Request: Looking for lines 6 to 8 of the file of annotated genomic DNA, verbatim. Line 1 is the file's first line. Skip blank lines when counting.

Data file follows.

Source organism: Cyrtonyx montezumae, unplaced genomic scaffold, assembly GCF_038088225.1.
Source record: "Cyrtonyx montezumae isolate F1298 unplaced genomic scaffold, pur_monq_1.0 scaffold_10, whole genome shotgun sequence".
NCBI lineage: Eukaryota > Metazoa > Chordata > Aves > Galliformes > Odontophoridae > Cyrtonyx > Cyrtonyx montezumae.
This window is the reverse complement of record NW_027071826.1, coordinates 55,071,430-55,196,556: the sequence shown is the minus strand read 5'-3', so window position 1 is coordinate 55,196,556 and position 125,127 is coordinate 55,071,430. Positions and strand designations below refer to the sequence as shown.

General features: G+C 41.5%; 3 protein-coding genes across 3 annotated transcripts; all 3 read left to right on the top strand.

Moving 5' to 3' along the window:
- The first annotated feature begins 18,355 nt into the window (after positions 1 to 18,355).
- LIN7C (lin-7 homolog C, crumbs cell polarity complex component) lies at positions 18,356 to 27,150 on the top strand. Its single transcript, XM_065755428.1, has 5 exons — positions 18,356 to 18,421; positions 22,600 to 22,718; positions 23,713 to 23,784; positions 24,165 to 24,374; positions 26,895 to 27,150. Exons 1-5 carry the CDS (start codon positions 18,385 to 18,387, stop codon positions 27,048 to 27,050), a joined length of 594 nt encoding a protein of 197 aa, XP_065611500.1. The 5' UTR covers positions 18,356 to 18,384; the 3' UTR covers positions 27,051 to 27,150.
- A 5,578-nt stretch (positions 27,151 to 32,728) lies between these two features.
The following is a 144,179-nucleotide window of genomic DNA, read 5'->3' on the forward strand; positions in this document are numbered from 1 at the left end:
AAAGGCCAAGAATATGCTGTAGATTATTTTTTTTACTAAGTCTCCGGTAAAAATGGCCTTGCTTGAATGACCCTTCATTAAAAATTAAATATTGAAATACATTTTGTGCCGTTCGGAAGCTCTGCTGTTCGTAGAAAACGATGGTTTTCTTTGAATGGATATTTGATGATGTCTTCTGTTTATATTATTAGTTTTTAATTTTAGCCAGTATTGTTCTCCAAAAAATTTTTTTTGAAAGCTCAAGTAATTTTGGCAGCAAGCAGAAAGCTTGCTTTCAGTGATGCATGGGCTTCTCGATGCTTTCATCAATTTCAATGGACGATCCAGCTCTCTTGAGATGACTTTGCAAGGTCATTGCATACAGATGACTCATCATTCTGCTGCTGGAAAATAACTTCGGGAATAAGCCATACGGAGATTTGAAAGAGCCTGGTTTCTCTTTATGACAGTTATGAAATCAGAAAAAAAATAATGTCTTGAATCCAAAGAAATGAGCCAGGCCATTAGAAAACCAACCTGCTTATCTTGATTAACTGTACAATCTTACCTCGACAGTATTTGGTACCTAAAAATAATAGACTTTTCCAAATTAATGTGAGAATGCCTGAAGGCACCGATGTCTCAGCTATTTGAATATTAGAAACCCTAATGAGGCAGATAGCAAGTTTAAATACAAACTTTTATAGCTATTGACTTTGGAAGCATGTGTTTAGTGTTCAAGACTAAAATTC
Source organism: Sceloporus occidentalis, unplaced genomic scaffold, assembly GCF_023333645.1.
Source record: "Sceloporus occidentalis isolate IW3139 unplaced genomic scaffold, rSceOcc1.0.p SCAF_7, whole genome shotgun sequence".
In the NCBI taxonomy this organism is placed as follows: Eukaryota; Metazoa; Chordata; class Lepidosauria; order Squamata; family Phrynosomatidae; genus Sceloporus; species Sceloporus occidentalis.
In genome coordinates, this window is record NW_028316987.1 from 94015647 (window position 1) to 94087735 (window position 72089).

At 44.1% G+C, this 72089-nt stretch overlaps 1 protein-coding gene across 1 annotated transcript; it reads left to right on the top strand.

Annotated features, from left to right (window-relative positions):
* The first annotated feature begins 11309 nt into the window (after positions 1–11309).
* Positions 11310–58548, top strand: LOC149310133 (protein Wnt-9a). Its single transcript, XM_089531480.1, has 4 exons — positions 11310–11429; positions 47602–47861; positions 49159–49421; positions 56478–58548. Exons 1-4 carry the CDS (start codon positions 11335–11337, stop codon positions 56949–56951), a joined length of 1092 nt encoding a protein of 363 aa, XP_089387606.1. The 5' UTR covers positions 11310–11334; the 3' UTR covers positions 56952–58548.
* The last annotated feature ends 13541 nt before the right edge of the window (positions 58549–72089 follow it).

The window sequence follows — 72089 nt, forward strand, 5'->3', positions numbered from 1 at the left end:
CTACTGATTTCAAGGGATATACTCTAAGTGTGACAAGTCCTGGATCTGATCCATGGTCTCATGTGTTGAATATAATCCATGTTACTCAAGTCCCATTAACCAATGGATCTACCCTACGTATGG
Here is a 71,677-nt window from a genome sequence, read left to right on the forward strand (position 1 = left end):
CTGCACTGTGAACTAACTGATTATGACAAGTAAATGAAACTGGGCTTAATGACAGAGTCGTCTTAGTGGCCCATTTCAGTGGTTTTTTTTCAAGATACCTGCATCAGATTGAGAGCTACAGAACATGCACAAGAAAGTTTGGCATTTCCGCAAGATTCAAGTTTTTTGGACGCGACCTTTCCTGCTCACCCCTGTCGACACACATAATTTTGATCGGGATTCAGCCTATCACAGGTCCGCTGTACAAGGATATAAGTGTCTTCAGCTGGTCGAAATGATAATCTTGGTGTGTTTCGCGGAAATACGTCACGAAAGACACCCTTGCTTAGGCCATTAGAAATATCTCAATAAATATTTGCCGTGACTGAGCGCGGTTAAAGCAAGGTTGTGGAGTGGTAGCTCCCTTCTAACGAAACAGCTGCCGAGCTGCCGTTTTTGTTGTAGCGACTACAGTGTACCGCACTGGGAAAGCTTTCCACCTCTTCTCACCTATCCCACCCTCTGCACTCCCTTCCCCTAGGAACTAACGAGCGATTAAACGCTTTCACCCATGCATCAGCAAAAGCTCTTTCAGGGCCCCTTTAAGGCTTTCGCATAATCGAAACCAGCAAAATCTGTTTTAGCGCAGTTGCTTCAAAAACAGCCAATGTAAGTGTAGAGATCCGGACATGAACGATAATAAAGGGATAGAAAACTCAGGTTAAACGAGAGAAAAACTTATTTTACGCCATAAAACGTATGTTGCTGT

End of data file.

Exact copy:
Moving 5' to 3' along the window:
- The first annotated feature begins 18,355 nt into the window (after positions 1 to 18,355).
- LIN7C (lin-7 homolog C, crumbs cell polarity complex component) lies at positions 18,356 to 27,150 on the top strand. Its single transcript, XM_065755428.1, has 5 exons — positions 18,356 to 18,421; positions 22,600 to 22,718; positions 23,713 to 23,784; positions 24,165 to 24,374; positions 26,895 to 27,150. Exons 1-5 carry the CDS (start codon positions 18,385 to 18,387, stop codon positions 27,048 to 27,050), a joined length of 594 nt encoding a protein of 197 aa, XP_065611500.1. The 5' UTR covers positions 18,356 to 18,384; the 3' UTR covers positions 27,051 to 27,150.